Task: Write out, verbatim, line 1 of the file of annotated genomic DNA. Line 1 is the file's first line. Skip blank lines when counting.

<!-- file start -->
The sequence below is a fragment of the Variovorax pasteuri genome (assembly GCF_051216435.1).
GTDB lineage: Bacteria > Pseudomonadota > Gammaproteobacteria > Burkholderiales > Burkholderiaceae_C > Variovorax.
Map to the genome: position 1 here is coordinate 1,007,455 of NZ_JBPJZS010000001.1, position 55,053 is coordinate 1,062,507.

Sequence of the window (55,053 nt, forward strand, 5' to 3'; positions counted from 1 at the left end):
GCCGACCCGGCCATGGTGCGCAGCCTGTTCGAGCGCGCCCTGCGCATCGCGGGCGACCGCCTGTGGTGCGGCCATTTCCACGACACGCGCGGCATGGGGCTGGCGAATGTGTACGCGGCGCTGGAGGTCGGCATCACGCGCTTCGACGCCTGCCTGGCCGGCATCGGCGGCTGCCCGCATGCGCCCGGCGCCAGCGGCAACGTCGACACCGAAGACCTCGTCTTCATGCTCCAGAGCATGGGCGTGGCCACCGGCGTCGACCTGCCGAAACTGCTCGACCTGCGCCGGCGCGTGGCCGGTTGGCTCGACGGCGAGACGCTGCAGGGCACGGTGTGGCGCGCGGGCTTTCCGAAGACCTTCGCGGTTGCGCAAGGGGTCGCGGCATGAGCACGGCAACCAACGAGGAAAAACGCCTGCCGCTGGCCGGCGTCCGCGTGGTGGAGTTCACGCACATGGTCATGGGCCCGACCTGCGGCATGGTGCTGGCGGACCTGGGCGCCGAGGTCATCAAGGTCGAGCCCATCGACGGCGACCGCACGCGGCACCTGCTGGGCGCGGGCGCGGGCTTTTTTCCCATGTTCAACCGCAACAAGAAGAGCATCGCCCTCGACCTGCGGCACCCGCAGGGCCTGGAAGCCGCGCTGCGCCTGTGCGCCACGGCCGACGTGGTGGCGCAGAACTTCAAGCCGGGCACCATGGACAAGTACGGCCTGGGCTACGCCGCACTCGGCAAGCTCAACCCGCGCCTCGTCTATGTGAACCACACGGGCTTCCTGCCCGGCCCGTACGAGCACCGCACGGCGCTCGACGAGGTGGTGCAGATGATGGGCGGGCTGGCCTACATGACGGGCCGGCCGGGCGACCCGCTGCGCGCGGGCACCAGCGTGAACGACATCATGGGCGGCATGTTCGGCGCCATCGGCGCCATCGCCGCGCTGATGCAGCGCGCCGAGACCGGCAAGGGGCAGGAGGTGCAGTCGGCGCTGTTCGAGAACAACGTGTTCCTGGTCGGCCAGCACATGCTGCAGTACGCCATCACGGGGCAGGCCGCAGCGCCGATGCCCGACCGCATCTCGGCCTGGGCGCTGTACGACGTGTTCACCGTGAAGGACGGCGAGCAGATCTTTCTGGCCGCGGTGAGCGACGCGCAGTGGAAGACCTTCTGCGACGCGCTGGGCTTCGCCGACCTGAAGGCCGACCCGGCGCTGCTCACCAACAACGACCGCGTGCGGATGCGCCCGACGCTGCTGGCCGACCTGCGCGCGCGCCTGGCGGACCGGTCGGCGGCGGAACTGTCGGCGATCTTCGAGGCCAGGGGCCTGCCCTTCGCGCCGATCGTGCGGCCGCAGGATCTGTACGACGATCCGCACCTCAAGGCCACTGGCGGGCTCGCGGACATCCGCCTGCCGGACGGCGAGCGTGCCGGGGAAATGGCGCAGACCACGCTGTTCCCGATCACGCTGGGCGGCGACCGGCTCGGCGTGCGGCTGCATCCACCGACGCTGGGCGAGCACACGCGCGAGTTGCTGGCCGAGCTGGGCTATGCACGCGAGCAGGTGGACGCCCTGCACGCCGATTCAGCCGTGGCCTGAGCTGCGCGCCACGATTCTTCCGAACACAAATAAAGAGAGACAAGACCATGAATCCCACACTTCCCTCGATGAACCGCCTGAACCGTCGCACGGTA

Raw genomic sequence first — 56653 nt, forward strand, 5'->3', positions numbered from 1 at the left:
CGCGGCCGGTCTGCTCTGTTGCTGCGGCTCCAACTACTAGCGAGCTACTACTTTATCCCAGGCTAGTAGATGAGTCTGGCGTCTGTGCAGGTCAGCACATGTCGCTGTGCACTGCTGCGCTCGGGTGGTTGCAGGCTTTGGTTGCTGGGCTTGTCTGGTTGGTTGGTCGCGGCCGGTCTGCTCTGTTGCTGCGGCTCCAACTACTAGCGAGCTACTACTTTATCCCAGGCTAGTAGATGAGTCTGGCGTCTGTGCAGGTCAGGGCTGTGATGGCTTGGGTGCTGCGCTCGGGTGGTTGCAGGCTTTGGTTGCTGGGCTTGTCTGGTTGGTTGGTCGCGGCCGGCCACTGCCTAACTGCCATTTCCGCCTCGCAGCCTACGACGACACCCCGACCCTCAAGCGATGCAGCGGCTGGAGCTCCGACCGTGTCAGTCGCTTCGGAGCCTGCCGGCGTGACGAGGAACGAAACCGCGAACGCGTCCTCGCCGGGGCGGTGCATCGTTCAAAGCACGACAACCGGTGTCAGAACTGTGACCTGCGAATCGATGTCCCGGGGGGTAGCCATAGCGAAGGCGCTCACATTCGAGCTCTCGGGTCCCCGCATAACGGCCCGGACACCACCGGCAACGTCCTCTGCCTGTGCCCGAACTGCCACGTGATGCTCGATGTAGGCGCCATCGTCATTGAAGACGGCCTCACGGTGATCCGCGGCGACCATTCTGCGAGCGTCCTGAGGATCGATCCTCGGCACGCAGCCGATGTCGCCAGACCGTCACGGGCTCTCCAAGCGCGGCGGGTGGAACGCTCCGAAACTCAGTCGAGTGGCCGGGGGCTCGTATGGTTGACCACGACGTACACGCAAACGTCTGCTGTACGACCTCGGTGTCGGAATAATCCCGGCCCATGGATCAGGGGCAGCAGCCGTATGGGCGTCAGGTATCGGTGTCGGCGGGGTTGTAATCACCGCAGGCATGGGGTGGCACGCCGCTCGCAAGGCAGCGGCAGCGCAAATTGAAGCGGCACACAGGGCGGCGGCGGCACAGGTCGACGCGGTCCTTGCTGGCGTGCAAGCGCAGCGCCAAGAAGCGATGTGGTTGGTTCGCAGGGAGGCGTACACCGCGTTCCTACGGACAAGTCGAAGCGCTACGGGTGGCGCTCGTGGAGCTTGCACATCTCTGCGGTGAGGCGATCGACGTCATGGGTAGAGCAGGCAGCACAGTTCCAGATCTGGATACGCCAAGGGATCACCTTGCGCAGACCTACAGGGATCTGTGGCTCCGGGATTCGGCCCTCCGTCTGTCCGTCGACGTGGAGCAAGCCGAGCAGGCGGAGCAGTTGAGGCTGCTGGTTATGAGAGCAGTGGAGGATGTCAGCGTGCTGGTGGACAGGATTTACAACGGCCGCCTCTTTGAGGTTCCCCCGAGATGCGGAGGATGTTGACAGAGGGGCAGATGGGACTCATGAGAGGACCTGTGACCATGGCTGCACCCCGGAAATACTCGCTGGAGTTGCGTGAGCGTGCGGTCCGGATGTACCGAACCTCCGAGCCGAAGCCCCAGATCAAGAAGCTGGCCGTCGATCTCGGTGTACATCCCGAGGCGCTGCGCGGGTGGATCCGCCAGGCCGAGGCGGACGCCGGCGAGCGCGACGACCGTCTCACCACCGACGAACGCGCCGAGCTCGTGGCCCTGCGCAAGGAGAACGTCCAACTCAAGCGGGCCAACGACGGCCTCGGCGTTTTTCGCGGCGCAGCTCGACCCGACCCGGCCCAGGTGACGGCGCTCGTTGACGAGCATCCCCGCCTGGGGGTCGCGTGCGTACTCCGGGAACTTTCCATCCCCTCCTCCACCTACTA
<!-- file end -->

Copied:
The sequence below is a fragment of the Variovorax pasteuri genome (assembly GCF_051216435.1).